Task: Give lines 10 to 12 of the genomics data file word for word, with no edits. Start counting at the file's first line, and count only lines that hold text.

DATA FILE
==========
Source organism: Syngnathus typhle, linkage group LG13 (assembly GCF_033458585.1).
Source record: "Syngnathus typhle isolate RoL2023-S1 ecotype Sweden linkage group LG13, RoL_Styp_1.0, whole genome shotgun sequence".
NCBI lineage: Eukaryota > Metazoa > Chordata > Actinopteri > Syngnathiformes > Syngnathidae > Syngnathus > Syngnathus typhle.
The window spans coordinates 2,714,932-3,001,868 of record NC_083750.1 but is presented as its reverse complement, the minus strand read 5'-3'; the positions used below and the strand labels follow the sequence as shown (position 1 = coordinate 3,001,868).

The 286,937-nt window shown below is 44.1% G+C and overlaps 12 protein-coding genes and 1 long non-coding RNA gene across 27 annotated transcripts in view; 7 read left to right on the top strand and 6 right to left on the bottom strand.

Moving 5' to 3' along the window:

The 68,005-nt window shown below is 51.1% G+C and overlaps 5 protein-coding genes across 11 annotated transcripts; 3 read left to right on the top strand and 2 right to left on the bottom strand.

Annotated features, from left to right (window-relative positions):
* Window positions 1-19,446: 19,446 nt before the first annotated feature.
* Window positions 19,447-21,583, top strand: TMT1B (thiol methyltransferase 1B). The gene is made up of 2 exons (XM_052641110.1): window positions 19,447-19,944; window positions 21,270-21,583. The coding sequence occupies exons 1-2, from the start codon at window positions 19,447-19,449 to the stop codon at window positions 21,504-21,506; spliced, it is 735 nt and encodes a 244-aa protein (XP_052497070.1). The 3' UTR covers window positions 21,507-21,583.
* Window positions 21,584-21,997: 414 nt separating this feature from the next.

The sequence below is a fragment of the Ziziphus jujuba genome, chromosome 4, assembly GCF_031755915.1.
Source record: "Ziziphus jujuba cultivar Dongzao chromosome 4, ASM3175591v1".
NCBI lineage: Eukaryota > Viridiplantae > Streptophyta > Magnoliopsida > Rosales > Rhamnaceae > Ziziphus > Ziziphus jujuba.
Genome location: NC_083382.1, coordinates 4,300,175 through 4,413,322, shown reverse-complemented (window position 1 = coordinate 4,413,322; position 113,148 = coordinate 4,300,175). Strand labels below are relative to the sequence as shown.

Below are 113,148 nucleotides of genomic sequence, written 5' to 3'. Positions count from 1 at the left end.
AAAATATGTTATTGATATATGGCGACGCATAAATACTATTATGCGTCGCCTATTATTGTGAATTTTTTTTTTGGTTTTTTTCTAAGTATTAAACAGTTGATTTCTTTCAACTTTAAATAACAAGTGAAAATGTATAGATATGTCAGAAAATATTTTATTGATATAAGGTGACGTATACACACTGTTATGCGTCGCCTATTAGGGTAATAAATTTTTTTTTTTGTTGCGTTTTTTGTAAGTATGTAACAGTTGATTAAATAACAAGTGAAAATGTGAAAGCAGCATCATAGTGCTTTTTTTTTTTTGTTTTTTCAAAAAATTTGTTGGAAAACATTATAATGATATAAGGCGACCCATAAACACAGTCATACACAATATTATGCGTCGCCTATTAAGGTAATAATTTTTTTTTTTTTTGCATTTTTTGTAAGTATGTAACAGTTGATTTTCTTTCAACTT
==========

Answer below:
* Window positions 19,447-21,583, top strand: TMT1B (thiol methyltransferase 1B). The gene is made up of 2 exons (XM_052641110.1): window positions 19,447-19,944; window positions 21,270-21,583. The coding sequence occupies exons 1-2, from the start codon at window positions 19,447-19,449 to the stop codon at window positions 21,504-21,506; spliced, it is 735 nt and encodes a 244-aa protein (XP_052497070.1). The 3' UTR covers window positions 21,507-21,583.
* Window positions 21,584-21,997: 414 nt separating this feature from the next.

The sequence below is a fragment of the Ziziphus jujuba genome, chromosome 4, assembly GCF_031755915.1.